Photographer creates a record of Oriole Park at Camden Yards

BOOKS & AUTHORS

September 27, 1992|By James H. Bready

Janis Rettaliata and her camera are a familiar sight, i Baltimore and beyond, when something is being constructed. That can be a building -- or a sports team's victory. One day in 1989, the two came together. She thought: the Baltimore Orioles' new home -- pictures of it taking form, shot from all angles in all weathers. What a story!

Three years, 200 or more trips to Oriole Park at Camden Yards and about 600 rolls of 35mm color film later, the structure sometimes called OPACY was open for American League business. And Ms. Rettaliata's name was on the cover of a $25.95 book, "The Baltimore Ballpark Project: The Creation of a Baseball Stadium."

Its 44 plates, with foreword by Vince Bagli, are a veritable art-in-sport exhibition. For fans who still and always need statistics, two end pages give ballpark dates and data.

The game and its sites are the basis of many a book, published or projected; Ms. Rettaliata's is distinctive in being a one-woman show. Instead of lining up a commercial publisher or corporate sponsor, she did her own developing and printing, chose the photos, wrote the captions, contracted with printer and binder, and now promotes and markets the 10,000 copies. Self-publishing is constant, but such books often lack general-reader interest. Many Baltimoreans are likely to be happily unwrapping "The Baltimore Ballpark Project" Dec. 25.

The last holdout against inflation, the Edgar Allan Poe Society oBaltimore -- it hadn't raised dues since 1962 -- has capitulated. "Prices in the real world" compel $5 a year now, instead of $2. And, no more one-payment, lifetime memberships.

But tradition will reign unaltered Oct. 4 as the society once more observes Poe's death: the 12:30 p.m. ceremony at Westminster Graveyard (Fayette and Greene streets), the 2 p.m. lecture at Enoch Pratt Central Library, this time on "Poe's Tell-Tale Clocks," by Dennis Eddings of Western Oregon State College.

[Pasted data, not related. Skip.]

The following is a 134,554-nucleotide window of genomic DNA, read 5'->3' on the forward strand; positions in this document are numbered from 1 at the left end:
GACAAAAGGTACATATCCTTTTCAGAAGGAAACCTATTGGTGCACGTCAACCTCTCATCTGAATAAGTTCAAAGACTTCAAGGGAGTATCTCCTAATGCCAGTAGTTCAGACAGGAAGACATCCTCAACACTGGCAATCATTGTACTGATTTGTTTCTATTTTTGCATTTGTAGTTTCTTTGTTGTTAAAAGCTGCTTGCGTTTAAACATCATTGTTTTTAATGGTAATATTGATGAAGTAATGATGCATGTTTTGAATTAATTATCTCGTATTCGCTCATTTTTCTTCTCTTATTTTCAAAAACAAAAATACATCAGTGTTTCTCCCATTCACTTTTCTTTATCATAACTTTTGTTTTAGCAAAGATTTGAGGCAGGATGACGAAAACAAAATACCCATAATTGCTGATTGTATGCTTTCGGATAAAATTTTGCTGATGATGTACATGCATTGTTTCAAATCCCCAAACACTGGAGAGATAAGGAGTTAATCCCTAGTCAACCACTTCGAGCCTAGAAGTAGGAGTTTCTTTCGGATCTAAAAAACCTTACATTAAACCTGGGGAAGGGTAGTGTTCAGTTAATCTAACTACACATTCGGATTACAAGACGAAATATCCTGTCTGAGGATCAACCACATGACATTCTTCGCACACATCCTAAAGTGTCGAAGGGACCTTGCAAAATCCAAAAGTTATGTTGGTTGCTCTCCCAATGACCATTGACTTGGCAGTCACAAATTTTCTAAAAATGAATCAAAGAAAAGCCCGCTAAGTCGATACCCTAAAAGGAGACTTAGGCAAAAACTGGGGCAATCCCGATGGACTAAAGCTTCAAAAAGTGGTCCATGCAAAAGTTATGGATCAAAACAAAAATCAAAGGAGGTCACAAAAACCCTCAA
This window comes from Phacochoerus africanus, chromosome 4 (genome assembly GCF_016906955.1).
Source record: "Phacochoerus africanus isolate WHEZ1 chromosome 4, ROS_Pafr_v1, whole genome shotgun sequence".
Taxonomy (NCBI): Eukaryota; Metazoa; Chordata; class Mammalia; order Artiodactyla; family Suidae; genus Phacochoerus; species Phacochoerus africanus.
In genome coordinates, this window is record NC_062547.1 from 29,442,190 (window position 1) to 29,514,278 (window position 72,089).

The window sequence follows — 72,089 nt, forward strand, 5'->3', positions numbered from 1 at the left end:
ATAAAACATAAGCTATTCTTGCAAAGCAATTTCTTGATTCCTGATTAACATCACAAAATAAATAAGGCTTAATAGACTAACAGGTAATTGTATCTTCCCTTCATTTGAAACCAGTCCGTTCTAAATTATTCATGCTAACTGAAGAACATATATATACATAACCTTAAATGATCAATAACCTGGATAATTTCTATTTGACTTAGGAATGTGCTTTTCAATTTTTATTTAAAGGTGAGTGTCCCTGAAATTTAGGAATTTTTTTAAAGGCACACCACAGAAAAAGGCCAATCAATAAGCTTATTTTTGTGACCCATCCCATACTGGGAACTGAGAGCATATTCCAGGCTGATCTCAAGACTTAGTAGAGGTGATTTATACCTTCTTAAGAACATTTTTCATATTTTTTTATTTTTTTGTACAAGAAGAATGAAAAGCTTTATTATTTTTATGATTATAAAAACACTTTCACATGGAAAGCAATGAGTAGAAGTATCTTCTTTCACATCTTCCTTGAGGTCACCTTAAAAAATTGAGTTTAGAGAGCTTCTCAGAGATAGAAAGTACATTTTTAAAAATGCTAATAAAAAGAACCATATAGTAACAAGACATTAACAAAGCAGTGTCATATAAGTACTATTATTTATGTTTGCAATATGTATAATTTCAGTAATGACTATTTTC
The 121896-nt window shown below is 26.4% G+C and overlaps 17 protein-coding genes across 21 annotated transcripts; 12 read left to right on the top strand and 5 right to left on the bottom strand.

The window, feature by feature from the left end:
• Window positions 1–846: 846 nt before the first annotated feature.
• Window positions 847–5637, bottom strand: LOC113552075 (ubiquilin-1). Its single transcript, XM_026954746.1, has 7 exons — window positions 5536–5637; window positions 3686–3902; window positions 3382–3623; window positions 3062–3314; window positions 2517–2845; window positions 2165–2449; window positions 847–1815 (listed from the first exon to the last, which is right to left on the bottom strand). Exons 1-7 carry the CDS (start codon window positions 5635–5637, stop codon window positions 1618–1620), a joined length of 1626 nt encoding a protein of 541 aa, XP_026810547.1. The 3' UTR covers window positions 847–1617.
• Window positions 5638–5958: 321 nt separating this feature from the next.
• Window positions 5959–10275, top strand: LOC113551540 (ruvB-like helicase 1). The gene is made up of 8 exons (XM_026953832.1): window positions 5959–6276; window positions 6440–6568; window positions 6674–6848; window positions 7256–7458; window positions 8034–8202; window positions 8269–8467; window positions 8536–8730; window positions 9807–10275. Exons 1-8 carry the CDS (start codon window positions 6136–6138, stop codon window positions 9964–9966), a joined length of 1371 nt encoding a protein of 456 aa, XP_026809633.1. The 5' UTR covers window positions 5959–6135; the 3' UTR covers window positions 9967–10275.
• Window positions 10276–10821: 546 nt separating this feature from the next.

Meanwhile, "Edgar Allan Poe: His Life and Legacy" (Scribner's, $30), by Jeffrey Meyers, is the year's second Poe biography, after a long void. The first, Kenneth Silverman's "Edgar A. Poe: Mournful and Never-Ending Remembrance," recently was nominated for a Los Angeles Times Book Award in biography. And, Stephan Loewentheil's 19th Century Shop has issued a 120-page, illustrated, annotated, 706-item, $25 "Poe Catalogue." Prices range from $4 (a 1991 Pratt Library publication) to $200,000 (an 1845 first edition of "The Raven and Other Poems," the copy -- with unbroken provenance -- presented and inscribed by Poe to Sarah H. Whitman, his late-in-life fiancee).

fTC William Tecumseh Sherman took time throughout the Civil War twrite to the Ewing family, who had raised him, back in Ohio. Years ago, in an attic, their descendant Joseph H. Ewing of Wheaton came upon 27 of these letters from Uncle Cump; full of brimstone, they are now out in an annotated book (with 1865 military map), "Sherman at War" (Morningside House, Dayton, Ohio, $24.95). Mr. Ewing, a World War II rifle platoon leader in the 29th Division, earlier wrote the division history, "29 Let's Go!"

A newer war occupies Carl Bradfield in "The Blue SpadersVietnam" (ASDA Publishing, 310 Sweetbriar Court, Joppatowne 21085, $24.95). Bloody memories are still with this survivor of 200 firefights (as a private, not a general) and two helicopter crashes. A crowded book topic, Vietnam; yet Mr. Bradfield's graphic recall, set down with no airs and very little bitterness, stands out. He dedicates his book to God, "who allowed me to leave the battlefields of Vietnam in one piece."

Carol McAfee's latest novel, "Who's the Kid Around HereAnyway?" (Fawcett Juniper, $3.99), is a young-adult story about the troubles of a teen-ager whose parents are on the verge of divorce. Maddy Winchurch, candidate for editor of her high school paper, has a boyfriend who may be wimpy, and another who may be criminal.

The Baltimore Writers Alliance is now meeting on the seconTuesday of every month at 7:30 p.m. in the Elkridge Estates club room, Roland Avenue past Lake. It lists John Kelly as its Oct. 13 speaker and Robert Kanigel as its Nov. 10 speaker.

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